posted on Sep, 14 2010 @ 02:17 PM
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It makes a lot of sense. First off, we are a social species. It doesn't matter if you prefer to be alone, you're still a human and as such designed to be around other humans. This also gives you a support network if something does happen physically or emotionally. Finally, having people around you that you like puts you in a positive mood which has been shown to help improve overall health.



posted on Sep, 14 2010 @ 02:17 PM
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Some people such as myself prefer to be alone. I have a great partner, pretty much all the company I need. I use to live with my family, they drove me nuts, lol. Too noisey - I would be on the computer and they would just blurt tru my door - lets do this or lets do thats, I was doing what I wanted to do. They borrowed money alright and never paid if back, lol. I strive on and love solitude - I like to listen to music, go for walks among nature - the every day chit chat just isn't my cup of tea. And as for friends, a close friend is good but too many friends can get you into more trouble than help you. There is always one in the group that wants to talk the other into doing something they shouldn't and if you are vunerable to be part of the group you just might go along with it. Friends can also be competitive - they want to show you who is better at sports, who has the best car, the best clothes, etc etc. Give me my partner and my dog and a lot of alone time and I will not grow old as fast IMO.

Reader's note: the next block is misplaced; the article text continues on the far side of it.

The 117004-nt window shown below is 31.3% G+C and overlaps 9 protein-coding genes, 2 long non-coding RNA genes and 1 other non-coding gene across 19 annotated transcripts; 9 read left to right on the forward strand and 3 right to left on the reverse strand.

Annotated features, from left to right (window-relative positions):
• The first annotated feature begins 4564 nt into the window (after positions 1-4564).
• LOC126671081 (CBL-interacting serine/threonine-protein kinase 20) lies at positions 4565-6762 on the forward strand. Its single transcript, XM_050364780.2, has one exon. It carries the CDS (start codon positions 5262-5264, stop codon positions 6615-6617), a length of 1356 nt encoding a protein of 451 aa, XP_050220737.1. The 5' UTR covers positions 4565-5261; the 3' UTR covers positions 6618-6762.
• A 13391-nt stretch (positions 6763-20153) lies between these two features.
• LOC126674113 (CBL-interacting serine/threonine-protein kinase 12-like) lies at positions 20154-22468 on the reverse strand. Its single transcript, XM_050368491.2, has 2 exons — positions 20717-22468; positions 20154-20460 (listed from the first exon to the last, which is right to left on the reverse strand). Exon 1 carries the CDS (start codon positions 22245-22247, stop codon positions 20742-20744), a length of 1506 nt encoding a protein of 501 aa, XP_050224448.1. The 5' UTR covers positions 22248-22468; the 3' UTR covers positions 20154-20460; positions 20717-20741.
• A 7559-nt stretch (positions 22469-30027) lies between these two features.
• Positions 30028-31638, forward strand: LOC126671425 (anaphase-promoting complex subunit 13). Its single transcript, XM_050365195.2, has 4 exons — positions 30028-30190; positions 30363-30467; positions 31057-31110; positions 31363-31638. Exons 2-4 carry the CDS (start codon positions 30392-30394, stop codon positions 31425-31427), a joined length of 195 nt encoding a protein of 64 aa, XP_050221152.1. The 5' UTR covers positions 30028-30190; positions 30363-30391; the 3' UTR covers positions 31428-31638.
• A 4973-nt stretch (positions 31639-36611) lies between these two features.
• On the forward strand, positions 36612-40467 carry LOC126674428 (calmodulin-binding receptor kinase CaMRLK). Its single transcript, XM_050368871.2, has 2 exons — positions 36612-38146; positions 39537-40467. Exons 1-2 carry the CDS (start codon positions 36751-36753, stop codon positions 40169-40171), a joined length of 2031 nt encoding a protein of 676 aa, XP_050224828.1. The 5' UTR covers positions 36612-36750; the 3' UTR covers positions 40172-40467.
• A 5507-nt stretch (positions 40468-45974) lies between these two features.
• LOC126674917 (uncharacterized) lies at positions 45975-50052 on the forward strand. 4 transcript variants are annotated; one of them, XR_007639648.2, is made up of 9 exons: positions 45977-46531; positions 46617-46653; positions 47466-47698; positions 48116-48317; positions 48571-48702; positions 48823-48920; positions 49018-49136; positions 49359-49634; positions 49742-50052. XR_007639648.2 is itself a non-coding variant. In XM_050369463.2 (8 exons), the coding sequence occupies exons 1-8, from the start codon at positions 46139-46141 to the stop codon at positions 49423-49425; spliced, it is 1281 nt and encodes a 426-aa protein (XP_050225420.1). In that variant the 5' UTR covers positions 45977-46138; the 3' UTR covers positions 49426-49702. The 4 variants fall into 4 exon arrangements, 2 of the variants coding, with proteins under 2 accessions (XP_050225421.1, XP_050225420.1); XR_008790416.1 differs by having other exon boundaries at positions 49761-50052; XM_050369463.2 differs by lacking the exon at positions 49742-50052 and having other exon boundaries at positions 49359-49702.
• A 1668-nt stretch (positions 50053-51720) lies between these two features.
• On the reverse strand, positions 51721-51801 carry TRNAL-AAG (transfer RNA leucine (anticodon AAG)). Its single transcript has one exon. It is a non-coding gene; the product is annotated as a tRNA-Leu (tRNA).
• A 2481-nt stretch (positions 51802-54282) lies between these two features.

edit on 14-9-2010 by crazydaisy because: Composition



posted on Sep, 14 2010 @ 02:21 PM
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that means 3.7 years of not having to deal with relatives I would never befriend in the real world and all the jerks and ratty kids people bring with them were I to cut all ties...Hmmmmm. Tough call.



posted on Sep, 14 2010 @ 03:50 PM